Time seems to move differently for some people. In the case of Ian Ho, who graduates in May with a degree in mechanical engineering, it ticks by in hundredths of a second, which may explain how he manages to do so much.

Ho grew up in Blacksburg, left high school early and took the GED when he was 15, and earned as associate’s degree from New River Community College. After transferring to Virginia Tech, he walked on to the university swim team, took part in the 2016 Olympic trials, and set school records in the 50 free and 200 medley relay.

“I was a walk-on my first year,” said Ho. “I didn’t know if I wanted to pursue swimming heavily, so the before I started here I talked to the coach who let me go through summer training with the team and compete in a meet. He gave me a spot on the team.”

At the end of his first year, he also received a scholarship. As a division I NCAA athlete and a mechanical engineering major, Ho had to find the time to do everything. NCAA rules mandate the limit of training for student athletes is 20 hours.

“We did 20 hours, so swimming was my part-time job, but it was good because the coaching staff knows we are student athletes and they stress the student first, and then the athlete. Still, between swimming and engineering, there’s not always a lot of time for sleep, so every now and then you pull an all-nighter. It’s not the end of the world.”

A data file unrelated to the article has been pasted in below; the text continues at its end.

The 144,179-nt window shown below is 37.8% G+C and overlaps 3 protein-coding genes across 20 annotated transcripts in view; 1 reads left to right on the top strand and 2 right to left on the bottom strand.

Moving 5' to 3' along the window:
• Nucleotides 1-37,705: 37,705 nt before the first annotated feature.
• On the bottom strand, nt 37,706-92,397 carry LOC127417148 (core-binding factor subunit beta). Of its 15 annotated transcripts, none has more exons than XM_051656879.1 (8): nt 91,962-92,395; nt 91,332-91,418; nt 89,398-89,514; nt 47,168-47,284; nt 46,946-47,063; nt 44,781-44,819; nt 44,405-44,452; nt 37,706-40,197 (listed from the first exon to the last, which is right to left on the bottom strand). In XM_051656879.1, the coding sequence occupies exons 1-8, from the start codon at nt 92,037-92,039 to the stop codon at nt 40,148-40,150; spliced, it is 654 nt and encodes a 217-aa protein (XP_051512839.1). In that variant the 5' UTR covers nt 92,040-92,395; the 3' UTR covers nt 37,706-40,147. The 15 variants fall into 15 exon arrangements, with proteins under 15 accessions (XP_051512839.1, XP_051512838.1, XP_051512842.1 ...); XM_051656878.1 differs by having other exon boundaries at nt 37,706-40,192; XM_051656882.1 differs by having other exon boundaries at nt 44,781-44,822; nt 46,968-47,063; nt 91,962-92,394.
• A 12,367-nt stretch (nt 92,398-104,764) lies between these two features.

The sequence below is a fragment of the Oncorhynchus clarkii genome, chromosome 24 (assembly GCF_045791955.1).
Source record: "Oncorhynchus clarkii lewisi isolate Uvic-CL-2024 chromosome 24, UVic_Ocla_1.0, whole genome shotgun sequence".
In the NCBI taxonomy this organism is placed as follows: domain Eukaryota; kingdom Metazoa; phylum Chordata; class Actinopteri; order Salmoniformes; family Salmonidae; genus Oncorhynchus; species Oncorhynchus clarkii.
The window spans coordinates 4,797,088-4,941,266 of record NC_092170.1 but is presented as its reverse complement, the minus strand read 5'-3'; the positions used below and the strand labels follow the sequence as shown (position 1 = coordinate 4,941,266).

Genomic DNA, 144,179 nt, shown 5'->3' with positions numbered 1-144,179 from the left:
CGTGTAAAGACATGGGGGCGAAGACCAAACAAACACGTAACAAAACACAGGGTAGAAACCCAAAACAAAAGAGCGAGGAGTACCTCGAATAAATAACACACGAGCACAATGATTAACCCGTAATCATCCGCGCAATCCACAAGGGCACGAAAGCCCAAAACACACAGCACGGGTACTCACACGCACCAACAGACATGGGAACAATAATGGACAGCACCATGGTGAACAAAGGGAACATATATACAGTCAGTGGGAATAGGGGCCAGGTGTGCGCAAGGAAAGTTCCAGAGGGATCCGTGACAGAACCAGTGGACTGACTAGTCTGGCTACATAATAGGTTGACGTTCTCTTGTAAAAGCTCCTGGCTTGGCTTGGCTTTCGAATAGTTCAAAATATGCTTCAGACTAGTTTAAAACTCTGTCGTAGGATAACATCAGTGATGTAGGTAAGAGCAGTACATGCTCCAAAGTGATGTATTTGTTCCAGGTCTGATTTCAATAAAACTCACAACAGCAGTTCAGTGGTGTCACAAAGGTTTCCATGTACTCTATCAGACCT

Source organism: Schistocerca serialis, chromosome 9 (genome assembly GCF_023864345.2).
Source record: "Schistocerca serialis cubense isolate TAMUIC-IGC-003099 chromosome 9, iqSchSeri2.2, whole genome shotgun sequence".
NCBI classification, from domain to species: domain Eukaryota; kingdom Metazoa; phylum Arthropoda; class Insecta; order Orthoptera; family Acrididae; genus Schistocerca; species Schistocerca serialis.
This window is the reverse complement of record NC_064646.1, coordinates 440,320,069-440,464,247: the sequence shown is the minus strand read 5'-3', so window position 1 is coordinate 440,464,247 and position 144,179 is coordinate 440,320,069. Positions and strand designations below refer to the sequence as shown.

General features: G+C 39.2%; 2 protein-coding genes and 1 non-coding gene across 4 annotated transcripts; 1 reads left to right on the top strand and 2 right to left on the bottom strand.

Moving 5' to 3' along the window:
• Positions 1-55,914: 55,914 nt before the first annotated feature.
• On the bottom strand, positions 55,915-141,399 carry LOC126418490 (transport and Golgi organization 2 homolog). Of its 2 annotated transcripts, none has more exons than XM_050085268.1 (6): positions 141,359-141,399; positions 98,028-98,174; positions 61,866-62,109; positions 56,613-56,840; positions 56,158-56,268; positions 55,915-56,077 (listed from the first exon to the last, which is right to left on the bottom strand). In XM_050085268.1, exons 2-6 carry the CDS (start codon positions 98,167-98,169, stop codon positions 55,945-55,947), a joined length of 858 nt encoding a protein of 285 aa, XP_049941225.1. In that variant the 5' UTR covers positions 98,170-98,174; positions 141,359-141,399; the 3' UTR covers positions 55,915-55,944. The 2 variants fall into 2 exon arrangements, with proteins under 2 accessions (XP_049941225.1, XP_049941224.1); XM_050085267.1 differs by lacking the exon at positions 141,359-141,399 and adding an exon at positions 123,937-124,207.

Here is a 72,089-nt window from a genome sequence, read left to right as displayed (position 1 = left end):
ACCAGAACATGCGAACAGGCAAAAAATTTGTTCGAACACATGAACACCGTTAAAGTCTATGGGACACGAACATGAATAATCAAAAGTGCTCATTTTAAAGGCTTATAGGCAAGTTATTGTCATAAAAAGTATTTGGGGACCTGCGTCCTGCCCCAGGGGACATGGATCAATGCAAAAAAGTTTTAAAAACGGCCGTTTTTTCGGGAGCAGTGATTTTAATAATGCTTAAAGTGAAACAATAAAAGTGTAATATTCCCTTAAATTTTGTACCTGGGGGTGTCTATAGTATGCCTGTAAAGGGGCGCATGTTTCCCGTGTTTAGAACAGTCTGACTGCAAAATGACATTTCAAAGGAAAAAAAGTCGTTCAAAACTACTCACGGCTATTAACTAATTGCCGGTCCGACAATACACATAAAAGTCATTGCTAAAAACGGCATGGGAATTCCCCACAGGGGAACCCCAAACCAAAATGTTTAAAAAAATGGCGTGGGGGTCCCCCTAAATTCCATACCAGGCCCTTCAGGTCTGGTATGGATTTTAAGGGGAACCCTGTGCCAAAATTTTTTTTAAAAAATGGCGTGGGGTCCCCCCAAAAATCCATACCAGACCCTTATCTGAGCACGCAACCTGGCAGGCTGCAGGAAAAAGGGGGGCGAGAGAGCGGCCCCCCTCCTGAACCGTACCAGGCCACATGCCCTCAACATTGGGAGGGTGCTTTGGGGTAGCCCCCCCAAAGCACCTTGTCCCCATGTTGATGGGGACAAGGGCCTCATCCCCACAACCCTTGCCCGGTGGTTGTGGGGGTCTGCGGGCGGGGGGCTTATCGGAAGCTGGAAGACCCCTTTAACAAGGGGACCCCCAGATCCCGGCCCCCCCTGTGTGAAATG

Ho is a bit of a Renaissance man. In addition to study and sport, he plays the violin and he’s the sub-team lead for modeling and simulation on the Baja competition team. When he was about five, he gave horse-vaulting a try and decided that doing gymnastics on a moving horse wasn’t his calling. He started competitive swimming in summer leagues when he was 6. Since then, he made the cut-off for eligibility for the Olympic swimming trials by one one-hundredth of a second, and at the 2016 U.S. Olympic trials he placed in the low 30s out of more than 100 of America’s fastest swimmers.

Now he’s preparing to get his master’s in mechanical engineering in the Design, Research and Education of Additive Manufacturing Systems (DREAMS) lab under Chris Williams, associate professor and John R. Jones III Faculty Fellow.

“Additive manufacturing really appeals to me,” said Ho. “The promise of a technology that’s so young and the concept of taking the manufacturer out of the equation and going straight from design to a finished product is so cool. I love to design and make things.”

As graduation nears, it seems Ho might finally slow down and start living his life in minutes and hours instead of fractions of a second. But if you think that, you’d be wrong. There is another year of eligibility left for Ho, and in April he competed in the 61st Festival of Sport, Long Course Swimming Time Trial in Hong Kong. Because of his dual-citizenship status (both Ho’s parents are natives of Hong Kong), Ho has yet to determine if he wants to take part in the 2020 Olympics trials for Hong Kong.

 “We’ll see,” is all Ho will say of the future, not wanting to waste a single minute.

Written by Rosaire Bushey

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